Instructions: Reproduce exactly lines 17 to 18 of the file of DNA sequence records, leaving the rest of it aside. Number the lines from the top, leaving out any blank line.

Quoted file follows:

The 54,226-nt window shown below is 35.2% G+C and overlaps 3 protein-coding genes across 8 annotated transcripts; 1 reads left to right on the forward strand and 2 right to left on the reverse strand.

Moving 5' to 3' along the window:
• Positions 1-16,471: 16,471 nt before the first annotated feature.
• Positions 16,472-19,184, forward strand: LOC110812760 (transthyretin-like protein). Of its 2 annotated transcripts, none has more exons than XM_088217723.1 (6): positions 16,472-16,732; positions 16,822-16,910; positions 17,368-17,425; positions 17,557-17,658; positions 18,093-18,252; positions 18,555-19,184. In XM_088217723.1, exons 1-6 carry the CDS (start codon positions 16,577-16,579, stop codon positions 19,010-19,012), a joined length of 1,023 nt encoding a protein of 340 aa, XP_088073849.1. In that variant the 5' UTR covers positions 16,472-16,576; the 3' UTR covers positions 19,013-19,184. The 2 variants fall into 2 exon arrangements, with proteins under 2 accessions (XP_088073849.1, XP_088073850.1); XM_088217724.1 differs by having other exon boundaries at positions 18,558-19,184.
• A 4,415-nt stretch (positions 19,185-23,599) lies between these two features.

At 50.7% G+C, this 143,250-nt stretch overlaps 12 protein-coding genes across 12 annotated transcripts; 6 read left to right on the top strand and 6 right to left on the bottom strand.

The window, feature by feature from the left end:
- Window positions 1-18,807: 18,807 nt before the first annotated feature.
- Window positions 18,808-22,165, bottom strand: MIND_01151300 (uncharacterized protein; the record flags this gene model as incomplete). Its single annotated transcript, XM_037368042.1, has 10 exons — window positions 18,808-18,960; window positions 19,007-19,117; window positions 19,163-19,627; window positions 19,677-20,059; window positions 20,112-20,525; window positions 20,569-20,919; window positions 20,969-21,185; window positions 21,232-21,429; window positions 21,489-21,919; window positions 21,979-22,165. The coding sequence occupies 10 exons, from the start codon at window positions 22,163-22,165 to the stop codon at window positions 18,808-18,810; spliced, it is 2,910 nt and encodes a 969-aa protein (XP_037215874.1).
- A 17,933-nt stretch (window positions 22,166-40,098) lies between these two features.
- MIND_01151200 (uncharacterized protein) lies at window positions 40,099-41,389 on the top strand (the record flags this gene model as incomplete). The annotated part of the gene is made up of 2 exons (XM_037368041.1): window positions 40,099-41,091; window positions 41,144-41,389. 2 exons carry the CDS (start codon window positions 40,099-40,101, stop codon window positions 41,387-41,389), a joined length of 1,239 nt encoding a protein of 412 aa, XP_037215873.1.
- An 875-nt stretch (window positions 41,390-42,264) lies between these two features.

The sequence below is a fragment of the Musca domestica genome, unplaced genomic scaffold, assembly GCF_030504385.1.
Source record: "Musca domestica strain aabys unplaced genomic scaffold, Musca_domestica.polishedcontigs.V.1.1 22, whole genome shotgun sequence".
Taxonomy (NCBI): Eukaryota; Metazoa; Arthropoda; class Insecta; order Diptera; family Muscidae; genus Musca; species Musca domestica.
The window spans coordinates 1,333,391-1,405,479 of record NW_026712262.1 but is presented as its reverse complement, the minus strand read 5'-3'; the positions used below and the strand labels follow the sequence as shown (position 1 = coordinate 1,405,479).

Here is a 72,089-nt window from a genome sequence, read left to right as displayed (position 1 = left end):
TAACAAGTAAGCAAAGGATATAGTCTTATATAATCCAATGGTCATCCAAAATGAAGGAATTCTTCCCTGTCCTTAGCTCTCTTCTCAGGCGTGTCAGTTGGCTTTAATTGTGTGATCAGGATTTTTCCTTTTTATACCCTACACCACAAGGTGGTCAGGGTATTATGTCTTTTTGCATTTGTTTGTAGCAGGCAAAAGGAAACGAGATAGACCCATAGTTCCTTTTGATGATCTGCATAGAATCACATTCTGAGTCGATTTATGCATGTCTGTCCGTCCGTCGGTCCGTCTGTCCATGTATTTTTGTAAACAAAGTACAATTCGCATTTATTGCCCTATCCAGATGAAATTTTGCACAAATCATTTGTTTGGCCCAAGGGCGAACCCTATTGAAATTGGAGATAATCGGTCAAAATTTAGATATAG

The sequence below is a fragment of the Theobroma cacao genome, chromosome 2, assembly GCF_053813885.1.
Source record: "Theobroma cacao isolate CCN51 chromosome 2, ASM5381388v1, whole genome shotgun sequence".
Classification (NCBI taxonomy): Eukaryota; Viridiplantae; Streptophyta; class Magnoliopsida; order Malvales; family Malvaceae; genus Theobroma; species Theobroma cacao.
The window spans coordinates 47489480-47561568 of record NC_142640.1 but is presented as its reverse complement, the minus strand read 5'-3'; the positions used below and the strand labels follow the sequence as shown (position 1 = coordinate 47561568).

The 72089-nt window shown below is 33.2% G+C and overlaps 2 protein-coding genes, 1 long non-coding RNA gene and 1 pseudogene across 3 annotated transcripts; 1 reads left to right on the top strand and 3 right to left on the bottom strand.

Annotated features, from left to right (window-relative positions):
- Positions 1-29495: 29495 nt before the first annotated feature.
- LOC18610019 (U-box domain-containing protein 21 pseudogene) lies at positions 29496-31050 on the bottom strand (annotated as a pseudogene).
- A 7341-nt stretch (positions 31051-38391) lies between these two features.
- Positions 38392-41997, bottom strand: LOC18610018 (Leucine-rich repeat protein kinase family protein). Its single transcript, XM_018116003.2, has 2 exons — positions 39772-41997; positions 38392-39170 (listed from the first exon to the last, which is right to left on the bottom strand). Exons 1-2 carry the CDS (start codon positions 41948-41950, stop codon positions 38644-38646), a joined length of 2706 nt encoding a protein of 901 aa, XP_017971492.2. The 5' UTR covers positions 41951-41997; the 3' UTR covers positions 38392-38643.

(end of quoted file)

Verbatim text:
Here is a 72,089-nt window from a genome sequence, read left to right as displayed (position 1 = left end):
TAACAAGTAAGCAAAGGATATAGTCTTATATAATCCAATGGTCATCCAAAATGAAGGAATTCTTCCCTGTCCTTAGCTCTCTTCTCAGGCGTGTCAGTTGGCTTTAATTGTGTGATCAGGATTTTTCCTTTTTATACCCTACACCACAAGGTGGTCAGGGTATTATGTCTTTTTGCATTTGTTTGTAGCAGGCAAAAGGAAACGAGATAGACCCATAGTTCCTTTTGATGATCTGCATAGAATCACATTCTGAGTCGATTTATGCATGTCTGTCCGTCCGTCGGTCCGTCTGTCCATGTATTTTTGTAAACAAAGTACAATTCGCATTTATTGCCCTATCCAGATGAAATTTTGCACAAATCATTTGTTTGGCCCAAGGGCGAACCCTATTGAAATTGGAGATAATCGGTCAAAATTTAGATATAG